Exercise helps you maintain a healthy weight, boosts your mood, and increases your energy. It also promotes sleep and reduces your risk of heart attack, stroke, diabetes, and some types of cancer. Still, many women face a negative side effect of exercise called vaginal discomfort, also known as sports vagina. Keep reading to learn more about this rarely discussed condition and what you can do about it.What is sports vagina?
Sports vagina isn’t an official medical condition. It’s a term for vaginal discomfort that occurs with exercise. Your vulval and vaginal areas produce sweat, which may lead to vaginal discomfort when you hit the gym, especially if you don’t wear proper clothing.
Sports vagina symptoms may be mild or severe, depending on the type of exercise, the intensity of exercise, and how often you work out. Symptoms may include:
- vaginal itching
- vaginal redness
- vaginal irritation
- vaginal chafing
- strong vaginal odor
Sports vagina may cause a yeast infection, which is an overgrowth of the Candida fungus. Yeast thrives in warm, moist environments such as a sweaty vagina. Symptoms of a yeast infection may include:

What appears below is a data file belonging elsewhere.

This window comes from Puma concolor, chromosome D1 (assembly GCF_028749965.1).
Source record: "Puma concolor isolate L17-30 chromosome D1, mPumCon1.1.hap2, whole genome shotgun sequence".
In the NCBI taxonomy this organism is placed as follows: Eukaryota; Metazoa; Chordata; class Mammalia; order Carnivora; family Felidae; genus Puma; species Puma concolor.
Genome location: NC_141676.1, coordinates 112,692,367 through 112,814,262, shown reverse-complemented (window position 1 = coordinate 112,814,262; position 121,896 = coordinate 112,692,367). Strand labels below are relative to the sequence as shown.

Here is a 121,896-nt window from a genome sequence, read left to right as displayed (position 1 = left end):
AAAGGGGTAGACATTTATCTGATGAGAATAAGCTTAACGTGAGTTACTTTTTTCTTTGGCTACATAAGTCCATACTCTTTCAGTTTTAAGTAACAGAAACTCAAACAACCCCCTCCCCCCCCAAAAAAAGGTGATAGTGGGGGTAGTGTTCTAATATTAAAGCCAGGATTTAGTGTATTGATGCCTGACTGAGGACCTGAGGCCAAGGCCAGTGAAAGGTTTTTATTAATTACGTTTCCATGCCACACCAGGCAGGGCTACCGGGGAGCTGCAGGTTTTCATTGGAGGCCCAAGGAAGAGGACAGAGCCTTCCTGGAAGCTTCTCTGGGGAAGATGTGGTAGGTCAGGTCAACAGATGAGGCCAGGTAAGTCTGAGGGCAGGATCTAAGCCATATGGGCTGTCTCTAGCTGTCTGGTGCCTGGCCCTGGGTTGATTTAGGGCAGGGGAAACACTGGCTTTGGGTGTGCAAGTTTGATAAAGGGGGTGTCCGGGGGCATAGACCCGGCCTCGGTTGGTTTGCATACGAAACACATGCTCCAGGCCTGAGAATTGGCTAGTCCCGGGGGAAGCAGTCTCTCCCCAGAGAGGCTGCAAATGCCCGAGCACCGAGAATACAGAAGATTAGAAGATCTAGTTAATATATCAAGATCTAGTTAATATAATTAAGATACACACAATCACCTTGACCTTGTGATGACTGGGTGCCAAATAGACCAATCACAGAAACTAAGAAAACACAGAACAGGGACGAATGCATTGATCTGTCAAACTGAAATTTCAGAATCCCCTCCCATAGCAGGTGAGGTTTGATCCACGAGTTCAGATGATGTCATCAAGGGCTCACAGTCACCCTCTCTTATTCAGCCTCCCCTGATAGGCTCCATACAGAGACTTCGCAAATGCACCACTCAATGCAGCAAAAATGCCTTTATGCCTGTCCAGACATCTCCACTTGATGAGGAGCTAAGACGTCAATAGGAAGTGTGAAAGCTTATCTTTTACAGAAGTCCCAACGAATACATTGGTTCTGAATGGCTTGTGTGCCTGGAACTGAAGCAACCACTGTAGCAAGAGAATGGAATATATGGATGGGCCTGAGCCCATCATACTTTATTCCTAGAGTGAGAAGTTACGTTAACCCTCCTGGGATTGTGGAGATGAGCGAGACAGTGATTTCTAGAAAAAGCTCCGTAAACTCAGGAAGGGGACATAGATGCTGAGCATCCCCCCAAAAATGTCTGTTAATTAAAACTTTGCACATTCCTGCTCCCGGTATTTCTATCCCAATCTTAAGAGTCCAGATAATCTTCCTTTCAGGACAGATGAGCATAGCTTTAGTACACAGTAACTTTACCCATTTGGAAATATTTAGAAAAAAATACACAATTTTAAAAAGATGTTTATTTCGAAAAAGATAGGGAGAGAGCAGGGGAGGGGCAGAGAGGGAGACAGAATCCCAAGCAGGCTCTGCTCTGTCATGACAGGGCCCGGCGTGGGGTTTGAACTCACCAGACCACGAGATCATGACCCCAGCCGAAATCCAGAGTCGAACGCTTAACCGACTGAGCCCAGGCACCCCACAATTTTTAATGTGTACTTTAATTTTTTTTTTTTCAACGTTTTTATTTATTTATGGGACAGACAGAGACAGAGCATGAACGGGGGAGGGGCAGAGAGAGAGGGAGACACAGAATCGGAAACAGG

- a thick, white discharge
that resembles cottage cheese
- vaginal itching, which
may be intense
- vaginal burning,
especially when in contact with urine
- painful sex
- vaginal redness
Most yeast infections won’t go away on their own. Treatment options include over-the-counter antifungal suppositories and creams, prescription vaginal antifungal medications, and prescription oral antifungal medications. Taking probiotics and eating probiotic-rich foods such as yogurt may help prevent fungal infections.
Another infection that thrives in warm, sweaty environments is bacterial vaginosis (BV). It’s caused when the balance of good and bad bacteria in your vagina gets out of whack. BV may cause a fishy vaginal odor and grey discharge. Not everyone with BV experiences symptoms.
Sometimes BV goes away without treatment, but persistent BV may be treated by prescription medications such as metronidazole or clindamycin.Vestibulodynia
The vestibule is the area where your vulva joins your vagina. It’s a sensitive area that contains glands that produce healthy vaginal fluids. Vestibulodynia is persistent, unexplained pain in this area. The condition may occur without any visible signs, such as redness or inflammation. Exercise doesn’t cause the condition. However, if you have vestibulodynia, any exercise that puts pressure on the vulva and vagina may cause pain.
Applying A+D ointment or petroleum jelly to the affected area may help protect your skin and promote healing. Lidocaine gel and witch hazel may help relieve pain and make exercise more tolerable. Even so, you should avoid doing exercises that put pressure on your vulvar area until your symptoms are well-managed.Exercise and pelvic organ prolapse
Organ prolapse occurs when the muscles in the pelvic area weaken and pelvic organs such as your bladder, uterus, and rectum fall out of place and press against your vagina. This creates a bulge in your vagina.